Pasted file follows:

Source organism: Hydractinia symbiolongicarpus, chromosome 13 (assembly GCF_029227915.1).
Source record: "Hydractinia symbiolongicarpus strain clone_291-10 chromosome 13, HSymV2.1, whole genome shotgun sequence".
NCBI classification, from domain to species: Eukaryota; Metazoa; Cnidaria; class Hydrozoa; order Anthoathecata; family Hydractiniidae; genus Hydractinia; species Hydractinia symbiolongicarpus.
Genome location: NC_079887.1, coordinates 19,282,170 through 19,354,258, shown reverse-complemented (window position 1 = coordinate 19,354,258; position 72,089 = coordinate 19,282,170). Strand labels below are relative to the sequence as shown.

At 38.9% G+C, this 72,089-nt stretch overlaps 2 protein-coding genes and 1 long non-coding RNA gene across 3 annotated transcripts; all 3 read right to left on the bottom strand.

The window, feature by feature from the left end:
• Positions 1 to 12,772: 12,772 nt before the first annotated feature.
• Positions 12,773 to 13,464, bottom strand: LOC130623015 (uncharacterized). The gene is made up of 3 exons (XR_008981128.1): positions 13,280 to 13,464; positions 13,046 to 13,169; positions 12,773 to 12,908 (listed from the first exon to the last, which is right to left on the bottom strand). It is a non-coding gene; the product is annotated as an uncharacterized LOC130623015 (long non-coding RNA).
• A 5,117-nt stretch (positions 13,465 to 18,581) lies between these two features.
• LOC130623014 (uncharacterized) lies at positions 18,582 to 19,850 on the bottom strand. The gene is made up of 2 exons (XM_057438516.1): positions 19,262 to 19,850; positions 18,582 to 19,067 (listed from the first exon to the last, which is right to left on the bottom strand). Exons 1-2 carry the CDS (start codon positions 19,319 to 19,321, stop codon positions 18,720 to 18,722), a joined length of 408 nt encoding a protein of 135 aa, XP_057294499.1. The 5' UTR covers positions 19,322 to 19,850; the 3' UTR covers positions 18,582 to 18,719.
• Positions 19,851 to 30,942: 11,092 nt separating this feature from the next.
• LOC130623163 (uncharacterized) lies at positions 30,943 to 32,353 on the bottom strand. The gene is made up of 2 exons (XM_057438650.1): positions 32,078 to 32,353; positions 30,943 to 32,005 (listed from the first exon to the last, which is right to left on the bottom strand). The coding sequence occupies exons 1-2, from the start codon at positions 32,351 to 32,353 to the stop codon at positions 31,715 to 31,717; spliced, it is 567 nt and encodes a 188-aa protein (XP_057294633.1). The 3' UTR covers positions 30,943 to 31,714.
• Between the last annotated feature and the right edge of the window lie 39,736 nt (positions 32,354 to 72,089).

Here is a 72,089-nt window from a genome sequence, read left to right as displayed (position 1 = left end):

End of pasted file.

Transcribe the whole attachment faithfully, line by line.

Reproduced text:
Source organism: Hydractinia symbiolongicarpus, chromosome 13 (assembly GCF_029227915.1).
Source record: "Hydractinia symbiolongicarpus strain clone_291-10 chromosome 13, HSymV2.1, whole genome shotgun sequence".
NCBI classification, from domain to species: Eukaryota; Metazoa; Cnidaria; class Hydrozoa; order Anthoathecata; family Hydractiniidae; genus Hydractinia; species Hydractinia symbiolongicarpus.
Genome location: NC_079887.1, coordinates 19,282,170 through 19,354,258, shown reverse-complemented (window position 1 = coordinate 19,354,258; position 72,089 = coordinate 19,282,170). Strand labels below are relative to the sequence as shown.

At 38.9% G+C, this 72,089-nt stretch overlaps 2 protein-coding genes and 1 long non-coding RNA gene across 3 annotated transcripts; all 3 read right to left on the bottom strand.

The window, feature by feature from the left end:
• Positions 1 to 12,772: 12,772 nt before the first annotated feature.
• Positions 12,773 to 13,464, bottom strand: LOC130623015 (uncharacterized). The gene is made up of 3 exons (XR_008981128.1): positions 13,280 to 13,464; positions 13,046 to 13,169; positions 12,773 to 12,908 (listed from the first exon to the last, which is right to left on the bottom strand). It is a non-coding gene; the product is annotated as an uncharacterized LOC130623015 (long non-coding RNA).
• A 5,117-nt stretch (positions 13,465 to 18,581) lies between these two features.
• LOC130623014 (uncharacterized) lies at positions 18,582 to 19,850 on the bottom strand. The gene is made up of 2 exons (XM_057438516.1): positions 19,262 to 19,850; positions 18,582 to 19,067 (listed from the first exon to the last, which is right to left on the bottom strand). Exons 1-2 carry the CDS (start codon positions 19,319 to 19,321, stop codon positions 18,720 to 18,722), a joined length of 408 nt encoding a protein of 135 aa, XP_057294499.1. The 5' UTR covers positions 19,322 to 19,850; the 3' UTR covers positions 18,582 to 18,719.
• Positions 19,851 to 30,942: 11,092 nt separating this feature from the next.
• LOC130623163 (uncharacterized) lies at positions 30,943 to 32,353 on the bottom strand. The gene is made up of 2 exons (XM_057438650.1): positions 32,078 to 32,353; positions 30,943 to 32,005 (listed from the first exon to the last, which is right to left on the bottom strand). The coding sequence occupies exons 1-2, from the start codon at positions 32,351 to 32,353 to the stop codon at positions 31,715 to 31,717; spliced, it is 567 nt and encodes a 188-aa protein (XP_057294633.1). The 3' UTR covers positions 30,943 to 31,714.
• Between the last annotated feature and the right edge of the window lie 39,736 nt (positions 32,354 to 72,089).

Here is a 72,089-nt window from a genome sequence, read left to right as displayed (position 1 = left end):